That was where the reporters decided to get their bearings. Looking right, they identified a house of mature age that used to stand alone remote in the “country.”
Looking left, they saw the church tower and spire of Higham Ferrers, a chimney on the Chelveston side of Higham, a cloud of steam from the borough railway sidings, and, to the left of all this, the roof of the Methodist Church in Higham High Street.
It needed another turn to fix the Tollbar estate (where Rushden joins with Higham) across no more than a couple of fields and a few more degrees to discover the country end of Rushden’s Prospect Avenue. For the gas works second only to the churches as a landmark the line was almost due west. The observers were, in fact, looking back and quite a long way.
Over the various hedges it seemed quite a district for peas, but in front of them urbanism streets, excavations, bricks, lorries, machines and men was established beyond recall.
Even with its rough edges, you couldn’t help liking the estate. You saw “Windsor Road” and “Balmoral Avenue” on the low brick walls of front gardens. You found Kent Road though the plates were not yet fixed and got uncertain evidence from a workman about the existence of Lancaster Street.
Still better than the blue-blooded names were the variety of design and colour, the generous width of footways, the show of prosperity and good intent wherever houses were occupied.
Curtains “up” and “down” matched in nearly every case. Front windows some in long bay form gave glimpses of good furnishing. Modern heating requires few chimneys, but TV requires one stack per house, and the architect who designs a chimneyless dwelling had better look out. One could not shake off the impression that the aerials go up before the tenants go it.
Paint, porches, verandahs, and lamp-posts assert new ideas. Doors may be green, blue or pink. Canopies may rest on pillars fat or thin. The lamp-posts hug the garden walls, not the outer edge of the pavement.
Where flats exist, those on the upper floor have their own entrances at the sides of the block.
There are no long, uniform rows on this estate, but the general lay-out is by no means fussy, and the pre-war craze for tying streets into knots replete with dead ends and gannick ways appears to have spent itself.
Gloucester Crescent is perhaps the principal challenge to conventional design, for the houses are made of precast blocks, coated with a chocolate colour and lined-off in yellow where the blocks join. Canopies and other features heighten the novelty, but do not hide the fact that the elusive gift of perpetual freshness is needed to sustain the original effect.
Another idea in the crescent is to vary the positions of rooms in order to admit the sun where it is most welcome. These houses also have excellent gardens both back and front, and already some of the front plots have been laid out most meticulously by the tenants.
It was a neat little house-wife of Gloucester Crescent who said on Wednesday: “We appreciate it here because we came in from the country, where we had never had conveniences and sanitation.”
The Rushden Echo and Argus, 10th July 1953, transcribed by Jim Hollis
|Congratulations beamed Mr C Ginns, chairman of Rushden Urban Council’s housing committee, as he handed over the keys to 72 Gloucester Crescent to Mr and Mrs Colin Page at a ceremony marking the completion of the town’s 500th post-war houseon the Upper Queen Street estatelast Saturday.
Rushden’s 500th House Handed Over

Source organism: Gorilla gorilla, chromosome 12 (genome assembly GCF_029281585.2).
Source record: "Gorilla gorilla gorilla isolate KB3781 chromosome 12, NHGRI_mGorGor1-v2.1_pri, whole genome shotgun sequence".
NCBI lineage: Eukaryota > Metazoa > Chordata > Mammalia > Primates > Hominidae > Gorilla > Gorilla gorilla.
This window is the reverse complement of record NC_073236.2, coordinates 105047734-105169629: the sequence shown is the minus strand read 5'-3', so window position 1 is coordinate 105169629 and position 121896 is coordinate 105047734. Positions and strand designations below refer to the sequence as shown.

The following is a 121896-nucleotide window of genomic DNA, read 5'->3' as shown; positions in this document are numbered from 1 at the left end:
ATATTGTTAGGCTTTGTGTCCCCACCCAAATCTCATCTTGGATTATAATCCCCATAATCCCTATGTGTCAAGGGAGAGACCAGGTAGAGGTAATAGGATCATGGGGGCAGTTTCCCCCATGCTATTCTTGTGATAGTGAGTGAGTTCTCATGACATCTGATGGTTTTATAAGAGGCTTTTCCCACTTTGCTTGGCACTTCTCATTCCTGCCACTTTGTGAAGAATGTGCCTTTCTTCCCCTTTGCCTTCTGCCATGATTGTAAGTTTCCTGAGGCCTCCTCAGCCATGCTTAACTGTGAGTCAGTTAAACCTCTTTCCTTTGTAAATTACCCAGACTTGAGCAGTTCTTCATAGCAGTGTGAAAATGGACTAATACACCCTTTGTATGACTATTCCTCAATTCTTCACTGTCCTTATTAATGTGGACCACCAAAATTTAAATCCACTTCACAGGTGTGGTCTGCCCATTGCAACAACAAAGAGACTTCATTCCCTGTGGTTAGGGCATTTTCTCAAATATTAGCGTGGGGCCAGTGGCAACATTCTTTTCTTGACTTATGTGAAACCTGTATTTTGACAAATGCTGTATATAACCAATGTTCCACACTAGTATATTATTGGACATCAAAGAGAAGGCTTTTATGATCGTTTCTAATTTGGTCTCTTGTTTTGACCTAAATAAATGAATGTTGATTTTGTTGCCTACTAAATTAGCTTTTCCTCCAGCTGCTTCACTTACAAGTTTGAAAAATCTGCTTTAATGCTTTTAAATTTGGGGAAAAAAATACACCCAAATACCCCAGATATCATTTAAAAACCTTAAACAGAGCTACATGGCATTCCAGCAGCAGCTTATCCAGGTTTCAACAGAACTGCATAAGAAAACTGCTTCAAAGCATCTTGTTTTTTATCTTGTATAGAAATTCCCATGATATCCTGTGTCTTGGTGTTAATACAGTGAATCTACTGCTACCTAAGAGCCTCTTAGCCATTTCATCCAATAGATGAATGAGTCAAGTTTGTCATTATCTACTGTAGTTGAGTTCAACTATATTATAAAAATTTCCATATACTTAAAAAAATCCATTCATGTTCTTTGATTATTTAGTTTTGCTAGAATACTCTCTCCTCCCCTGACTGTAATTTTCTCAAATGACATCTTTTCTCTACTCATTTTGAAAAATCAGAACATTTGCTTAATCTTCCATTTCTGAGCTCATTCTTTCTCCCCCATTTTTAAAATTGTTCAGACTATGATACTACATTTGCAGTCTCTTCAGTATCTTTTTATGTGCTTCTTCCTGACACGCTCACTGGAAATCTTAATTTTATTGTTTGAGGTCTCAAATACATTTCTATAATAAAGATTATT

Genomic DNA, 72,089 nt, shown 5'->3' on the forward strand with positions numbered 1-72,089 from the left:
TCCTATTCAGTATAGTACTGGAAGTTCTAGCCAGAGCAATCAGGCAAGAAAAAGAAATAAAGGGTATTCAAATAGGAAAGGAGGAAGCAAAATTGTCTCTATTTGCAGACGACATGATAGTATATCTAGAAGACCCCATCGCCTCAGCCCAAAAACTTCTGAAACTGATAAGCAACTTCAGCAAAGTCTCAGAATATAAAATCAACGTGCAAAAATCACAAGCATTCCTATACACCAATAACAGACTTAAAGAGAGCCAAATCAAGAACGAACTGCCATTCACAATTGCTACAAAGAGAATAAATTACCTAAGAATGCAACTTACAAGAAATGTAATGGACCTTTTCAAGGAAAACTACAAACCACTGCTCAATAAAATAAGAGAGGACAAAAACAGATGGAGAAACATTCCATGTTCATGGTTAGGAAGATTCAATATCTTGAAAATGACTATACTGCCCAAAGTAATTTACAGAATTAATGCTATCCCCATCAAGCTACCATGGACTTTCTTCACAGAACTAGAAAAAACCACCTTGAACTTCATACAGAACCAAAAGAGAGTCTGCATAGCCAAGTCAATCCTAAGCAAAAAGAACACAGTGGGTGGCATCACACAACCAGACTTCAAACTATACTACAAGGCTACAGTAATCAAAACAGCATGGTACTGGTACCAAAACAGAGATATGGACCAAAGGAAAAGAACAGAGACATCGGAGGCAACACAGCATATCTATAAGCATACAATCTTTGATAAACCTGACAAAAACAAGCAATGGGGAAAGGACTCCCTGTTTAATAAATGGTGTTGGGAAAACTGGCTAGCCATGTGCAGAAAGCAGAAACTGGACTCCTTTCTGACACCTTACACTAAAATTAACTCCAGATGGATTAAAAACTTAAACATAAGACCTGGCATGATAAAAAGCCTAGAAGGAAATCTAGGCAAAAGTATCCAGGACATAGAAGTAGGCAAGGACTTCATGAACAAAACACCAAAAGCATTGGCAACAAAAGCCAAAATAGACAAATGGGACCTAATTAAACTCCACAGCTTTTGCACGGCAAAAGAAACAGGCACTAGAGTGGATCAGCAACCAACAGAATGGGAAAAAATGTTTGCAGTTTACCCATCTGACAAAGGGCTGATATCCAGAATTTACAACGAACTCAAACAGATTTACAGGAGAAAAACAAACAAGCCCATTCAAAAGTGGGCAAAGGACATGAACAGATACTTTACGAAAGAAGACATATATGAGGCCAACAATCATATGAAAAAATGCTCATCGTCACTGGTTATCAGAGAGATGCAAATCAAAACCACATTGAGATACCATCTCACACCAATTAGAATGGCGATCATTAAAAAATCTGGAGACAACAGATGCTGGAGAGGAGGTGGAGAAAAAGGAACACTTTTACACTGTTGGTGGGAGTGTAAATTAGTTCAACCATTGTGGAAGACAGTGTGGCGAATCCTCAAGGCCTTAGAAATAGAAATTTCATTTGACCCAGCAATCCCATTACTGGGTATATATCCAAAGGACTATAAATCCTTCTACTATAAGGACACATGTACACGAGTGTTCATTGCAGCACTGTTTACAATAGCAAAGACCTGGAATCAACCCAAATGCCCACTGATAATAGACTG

Mrs. O. A. H. Muxlow and Mr. Joseph Allen who saw the first of Rushden post-war houses a pre-fab on the Southfields estate opened in 1946 were among Saturday’s company of councillors at a ceremony at the 500th post-war council house.
The key of the house 72 Gloucester Crescent, Upper Queen Street estate, was handed over by the chairman of the housing committee (Mr. C. Ginns) to the tenants, Mr. and Mrs. Colin Page, formerly of 28 Shirley Road.
Mr. Ginns said that in sharing their pleasure in the occasion they could also be proud of the number of homes they had built since the war.
The council now owned 1,297 houses and their post-war expenditure on housing with the 1953-4 programme in hand for the Upper Queen Street estate would be £906,400. The next step, he said, would be the clearance of unfit houses.
After Mr. Page had unlocked the front door, he and his wife with their young son, Ian, conducted their official guests round the house.
|The Rushden Echo and Argus, 18th June, 1954, transcribed by Jim Hollis
Council Fix More Props - But moving house is till a puzzle
Just over 12 months ago Mr. and Mrs. William Harris and their family moved into a brand new Council house at 5 Kent Road, Rushden. The future looked rosy.
No 5 Kent Road
Wooden Bracing has been erected the house has moved so much that gaps are showing between walls and door frames.
Today that council house looks far from new. Inside, upstairs especially, the walls are covered with cracks; in the bathroom great chunks of plaster keep falling away from the wall.
Outside there are mounds of earth and clay, which workmen have removed from beneath the foundations in an effort to stop the movement which is causing all the trouble.
Mrs. Harris has been given no clear reason why all this is happening. One theory is that water had run under the house and could not drain off; another is that the house is subsiding on to clay base running a few feet below ground level.
First measure to stop the movement was the erection of wooden bracing just before Whitsun. A dual arrangement of shoring was fixed this week.
Keeping her fingers crossed that the house does not make a further move, Mrs. Harris is somewhat relieved after being told that the Urban Council will redecorate her house.
|Rushden Echo & Argus, 29th Oct 1955
No, he doesn’t want to get through to Australia.
He is just one of the workmen engaged on work in Portland Road, Rushden, where this giant “hole in the road” is part of work in connection with drainage for Rushden’s housing estate at the top of the town.
|The Rushden Echo and Argus, 21st September 1959
Popularly known as Rushden's "Royal' estate, the Upper Queen Street area is the newest development of council housing in the town and already the largest post-war sector.
From Balmoral Avenue in the foreground the picture looks across to the Town Sports Ground, where the football grandstand is easy to pick out, and the estates on either side of Newton Road, which threads towards the top left-hand corner of the view.
The Baptist Sports Ground, with portions enclosed for tennis and bowls, is seen to the left of the new streets, from which an embryo road already connects, along by the town Ground, with pre-war Hove Road.
The lane towards Chelveston crosses the picture just above the middle, and there is a glimpse of the road to Bedford (top right).
Aerial view of the 'Royal Estate'